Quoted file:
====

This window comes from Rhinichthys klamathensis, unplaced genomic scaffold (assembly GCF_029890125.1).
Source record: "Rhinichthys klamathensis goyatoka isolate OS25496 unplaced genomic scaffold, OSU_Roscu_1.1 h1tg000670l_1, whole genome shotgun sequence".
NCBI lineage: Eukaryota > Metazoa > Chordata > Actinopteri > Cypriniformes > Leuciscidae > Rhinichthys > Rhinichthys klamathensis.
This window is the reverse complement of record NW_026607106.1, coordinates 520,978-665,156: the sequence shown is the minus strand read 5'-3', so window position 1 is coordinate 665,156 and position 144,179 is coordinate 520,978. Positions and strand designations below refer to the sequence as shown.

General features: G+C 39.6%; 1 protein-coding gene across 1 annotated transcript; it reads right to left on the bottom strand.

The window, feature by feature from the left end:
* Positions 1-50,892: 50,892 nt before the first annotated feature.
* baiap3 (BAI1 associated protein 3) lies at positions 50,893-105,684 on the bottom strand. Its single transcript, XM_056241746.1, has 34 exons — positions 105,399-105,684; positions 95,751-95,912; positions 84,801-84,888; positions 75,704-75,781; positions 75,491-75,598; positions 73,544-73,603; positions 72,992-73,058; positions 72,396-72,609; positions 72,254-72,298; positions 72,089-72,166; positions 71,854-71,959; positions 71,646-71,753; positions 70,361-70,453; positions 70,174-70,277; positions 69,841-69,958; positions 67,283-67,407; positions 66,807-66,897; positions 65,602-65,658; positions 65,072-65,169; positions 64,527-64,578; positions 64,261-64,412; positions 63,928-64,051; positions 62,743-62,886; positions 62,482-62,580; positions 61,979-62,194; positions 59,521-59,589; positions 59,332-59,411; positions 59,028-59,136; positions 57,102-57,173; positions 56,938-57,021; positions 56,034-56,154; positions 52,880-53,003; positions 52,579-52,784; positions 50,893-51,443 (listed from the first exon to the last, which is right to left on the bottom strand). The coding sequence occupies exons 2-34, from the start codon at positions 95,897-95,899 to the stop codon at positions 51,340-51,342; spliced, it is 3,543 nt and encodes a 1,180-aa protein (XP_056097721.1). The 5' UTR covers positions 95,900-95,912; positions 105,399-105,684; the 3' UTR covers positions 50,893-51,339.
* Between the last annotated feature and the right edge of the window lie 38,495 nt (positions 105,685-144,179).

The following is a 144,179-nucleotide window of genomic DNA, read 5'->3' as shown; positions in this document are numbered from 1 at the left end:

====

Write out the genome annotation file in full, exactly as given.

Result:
This window comes from Rhinichthys klamathensis, unplaced genomic scaffold (assembly GCF_029890125.1).
Source record: "Rhinichthys klamathensis goyatoka isolate OS25496 unplaced genomic scaffold, OSU_Roscu_1.1 h1tg000670l_1, whole genome shotgun sequence".
NCBI lineage: Eukaryota > Metazoa > Chordata > Actinopteri > Cypriniformes > Leuciscidae > Rhinichthys > Rhinichthys klamathensis.
This window is the reverse complement of record NW_026607106.1, coordinates 520,978-665,156: the sequence shown is the minus strand read 5'-3', so window position 1 is coordinate 665,156 and position 144,179 is coordinate 520,978. Positions and strand designations below refer to the sequence as shown.

General features: G+C 39.6%; 1 protein-coding gene across 1 annotated transcript; it reads right to left on the bottom strand.

The window, feature by feature from the left end:
* Positions 1-50,892: 50,892 nt before the first annotated feature.
* baiap3 (BAI1 associated protein 3) lies at positions 50,893-105,684 on the bottom strand. Its single transcript, XM_056241746.1, has 34 exons — positions 105,399-105,684; positions 95,751-95,912; positions 84,801-84,888; positions 75,704-75,781; positions 75,491-75,598; positions 73,544-73,603; positions 72,992-73,058; positions 72,396-72,609; positions 72,254-72,298; positions 72,089-72,166; positions 71,854-71,959; positions 71,646-71,753; positions 70,361-70,453; positions 70,174-70,277; positions 69,841-69,958; positions 67,283-67,407; positions 66,807-66,897; positions 65,602-65,658; positions 65,072-65,169; positions 64,527-64,578; positions 64,261-64,412; positions 63,928-64,051; positions 62,743-62,886; positions 62,482-62,580; positions 61,979-62,194; positions 59,521-59,589; positions 59,332-59,411; positions 59,028-59,136; positions 57,102-57,173; positions 56,938-57,021; positions 56,034-56,154; positions 52,880-53,003; positions 52,579-52,784; positions 50,893-51,443 (listed from the first exon to the last, which is right to left on the bottom strand). The coding sequence occupies exons 2-34, from the start codon at positions 95,897-95,899 to the stop codon at positions 51,340-51,342; spliced, it is 3,543 nt and encodes a 1,180-aa protein (XP_056097721.1). The 5' UTR covers positions 95,900-95,912; positions 105,399-105,684; the 3' UTR covers positions 50,893-51,339.
* Between the last annotated feature and the right edge of the window lie 38,495 nt (positions 105,685-144,179).

The following is a 144,179-nucleotide window of genomic DNA, read 5'->3' as shown; positions in this document are numbered from 1 at the left end: